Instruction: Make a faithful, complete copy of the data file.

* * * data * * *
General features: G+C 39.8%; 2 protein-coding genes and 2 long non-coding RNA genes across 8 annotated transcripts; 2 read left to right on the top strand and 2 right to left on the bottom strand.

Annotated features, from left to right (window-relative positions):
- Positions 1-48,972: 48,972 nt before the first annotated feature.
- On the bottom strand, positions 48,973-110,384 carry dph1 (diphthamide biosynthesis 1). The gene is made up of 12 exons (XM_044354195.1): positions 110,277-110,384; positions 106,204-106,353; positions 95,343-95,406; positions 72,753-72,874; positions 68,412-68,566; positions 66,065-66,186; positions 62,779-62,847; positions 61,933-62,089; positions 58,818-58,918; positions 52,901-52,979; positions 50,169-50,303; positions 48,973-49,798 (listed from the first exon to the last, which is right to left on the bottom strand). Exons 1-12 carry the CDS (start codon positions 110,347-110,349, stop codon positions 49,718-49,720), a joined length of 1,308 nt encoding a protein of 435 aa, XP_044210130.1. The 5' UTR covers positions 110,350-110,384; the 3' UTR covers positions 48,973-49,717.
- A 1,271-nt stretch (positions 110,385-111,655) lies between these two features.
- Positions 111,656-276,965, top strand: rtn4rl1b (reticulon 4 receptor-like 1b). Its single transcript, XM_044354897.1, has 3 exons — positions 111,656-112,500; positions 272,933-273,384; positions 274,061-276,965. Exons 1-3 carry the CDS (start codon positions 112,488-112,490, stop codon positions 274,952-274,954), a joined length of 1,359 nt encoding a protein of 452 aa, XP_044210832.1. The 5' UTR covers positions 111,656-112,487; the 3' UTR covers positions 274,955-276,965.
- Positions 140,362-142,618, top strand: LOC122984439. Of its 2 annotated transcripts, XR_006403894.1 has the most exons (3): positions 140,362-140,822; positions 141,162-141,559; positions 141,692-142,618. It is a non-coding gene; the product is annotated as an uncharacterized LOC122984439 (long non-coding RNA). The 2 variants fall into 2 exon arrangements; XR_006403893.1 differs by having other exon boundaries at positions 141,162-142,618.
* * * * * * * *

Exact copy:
General features: G+C 39.8%; 2 protein-coding genes and 2 long non-coding RNA genes across 8 annotated transcripts; 2 read left to right on the top strand and 2 right to left on the bottom strand.

Annotated features, from left to right (window-relative positions):
- Positions 1-48,972: 48,972 nt before the first annotated feature.
- On the bottom strand, positions 48,973-110,384 carry dph1 (diphthamide biosynthesis 1). The gene is made up of 12 exons (XM_044354195.1): positions 110,277-110,384; positions 106,204-106,353; positions 95,343-95,406; positions 72,753-72,874; positions 68,412-68,566; positions 66,065-66,186; positions 62,779-62,847; positions 61,933-62,089; positions 58,818-58,918; positions 52,901-52,979; positions 50,169-50,303; positions 48,973-49,798 (listed from the first exon to the last, which is right to left on the bottom strand). Exons 1-12 carry the CDS (start codon positions 110,347-110,349, stop codon positions 49,718-49,720), a joined length of 1,308 nt encoding a protein of 435 aa, XP_044210130.1. The 5' UTR covers positions 110,350-110,384; the 3' UTR covers positions 48,973-49,717.
- A 1,271-nt stretch (positions 110,385-111,655) lies between these two features.
- Positions 111,656-276,965, top strand: rtn4rl1b (reticulon 4 receptor-like 1b). Its single transcript, XM_044354897.1, has 3 exons — positions 111,656-112,500; positions 272,933-273,384; positions 274,061-276,965. Exons 1-3 carry the CDS (start codon positions 112,488-112,490, stop codon positions 274,952-274,954), a joined length of 1,359 nt encoding a protein of 452 aa, XP_044210832.1. The 5' UTR covers positions 111,656-112,487; the 3' UTR covers positions 274,955-276,965.
- Positions 140,362-142,618, top strand: LOC122984439. Of its 2 annotated transcripts, XR_006403894.1 has the most exons (3): positions 140,362-140,822; positions 141,162-141,559; positions 141,692-142,618. It is a non-coding gene; the product is annotated as an uncharacterized LOC122984439 (long non-coding RNA). The 2 variants fall into 2 exon arrangements; XR_006403893.1 differs by having other exon boundaries at positions 141,162-142,618.